Justice Department Sues Telco For Daring To Challenge Its Secret Demands For Private Information

from the hubris dept

The US Justice Department really does seem to be completely drunk with power these days. We’ve written before about how the FBI is famous for abusing the powers of “National Security Letters” (NSLs) that allow them to demand information from service providers, financial firms and the like — with a built-in gag order. A few years ago, we wrote about an ISP, Calyx, which challenged an NSL it received, and had to fight the DOJ in complete secrecy for years, until the DOJ basically dropped the request and allowed Calyx’s Nicholas Merrill to go public with the details of the legal fight.

However, in news revealed this week, there is a second telco that isn’t just challenging an NSL — which is not only expressly allowed under the law, though now the DOJ is required to tell recipients this fact with the NSL — but also challenging the whole NSL process itself. In response, amazingly, the Justice Department sued the telco, claiming that it failed to hand over the information requested in the NSL, as required by law. There’s no way to look at this other than as a vindictive move by the DOJ.

Instead of responding directly to that challenge and filing a motion to compel compliance in the way the Justice Department has responded to past challenges, government attorneys instead filed a lawsuit against the telecom, arguing that by refusing to comply with the NSL and hand over the information it was requesting, the telecom was violating the law, since it was “interfer[ing] with the United States’ vindication of its sovereign interests in law enforcement, counterintelligence, and protecting national security.”

They did this, even though courts have allowed recipients who challenge an NSL to withhold government-requested data until the court compels them to hand it over. The Justice Department argued in its lawsuit that recipients cannot use their legal right to challenge an individual NSL to contest the fundamental NSL law itself.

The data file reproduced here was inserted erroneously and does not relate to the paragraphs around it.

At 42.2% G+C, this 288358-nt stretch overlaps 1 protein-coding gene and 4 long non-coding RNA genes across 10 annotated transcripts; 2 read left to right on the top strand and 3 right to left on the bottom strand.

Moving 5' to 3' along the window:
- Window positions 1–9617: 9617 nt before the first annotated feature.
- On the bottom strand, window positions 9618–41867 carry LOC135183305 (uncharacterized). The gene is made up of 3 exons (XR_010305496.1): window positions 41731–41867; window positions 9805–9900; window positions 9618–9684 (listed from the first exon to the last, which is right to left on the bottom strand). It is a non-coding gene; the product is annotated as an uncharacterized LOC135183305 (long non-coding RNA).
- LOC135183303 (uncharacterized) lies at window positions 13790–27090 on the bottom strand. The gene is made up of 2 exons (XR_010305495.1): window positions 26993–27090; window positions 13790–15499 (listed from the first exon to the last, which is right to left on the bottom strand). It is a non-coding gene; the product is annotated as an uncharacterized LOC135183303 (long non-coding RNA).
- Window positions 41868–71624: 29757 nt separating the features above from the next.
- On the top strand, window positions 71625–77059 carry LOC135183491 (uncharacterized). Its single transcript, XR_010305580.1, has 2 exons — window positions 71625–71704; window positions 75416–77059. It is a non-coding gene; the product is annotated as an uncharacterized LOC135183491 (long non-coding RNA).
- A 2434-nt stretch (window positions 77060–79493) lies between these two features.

All of this came out this week after it having been secret for some time, thanks in part to the EFF’s efforts to get some of the information public. The Wall Street Journal appears to have identified the telco in question as Credo, a small Northern California company.

The DOJ’s response to the challenge — suing the telco — is incredibly aggressive, and is clearly designed to create a massive chilling effect for any other organization who might challenge an NSL, despite the clear legality of issuing such a challenge. This kind of response from the DOJ, however, is par for the course these days. It’s been quite aggressive in trying to silence those who criticize its efforts, and this is just the latest example. While the excellent Wired article linked above finds it surprising that the government allowed the evidence of this DOJ lawsuit to become public, I don’t think it’s that surprising. If the goal is to create chilling effects and intimidate lots of others into not challenging NSLs, then letting it be known that you sued a telco who tried would certainly get the job done.

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Companies: credo, eff

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Comments on “Justice Department Sues Telco For Daring To Challenge Its Secret Demands For Private Information”

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JackOfShadows (profile) says:

Re: Re: Too depressing

I prefer ‘despondent’ myself. I didn’t vote for any of the turkeys on offer in the primary and unless something radical in the way of propositions is upcoming, I won’t vote in November. I’ve only missed one election in my whole life up until last June. My ballot went to the Persian Gulf while I washed up in Millington, TN.

Anonymous Coward says: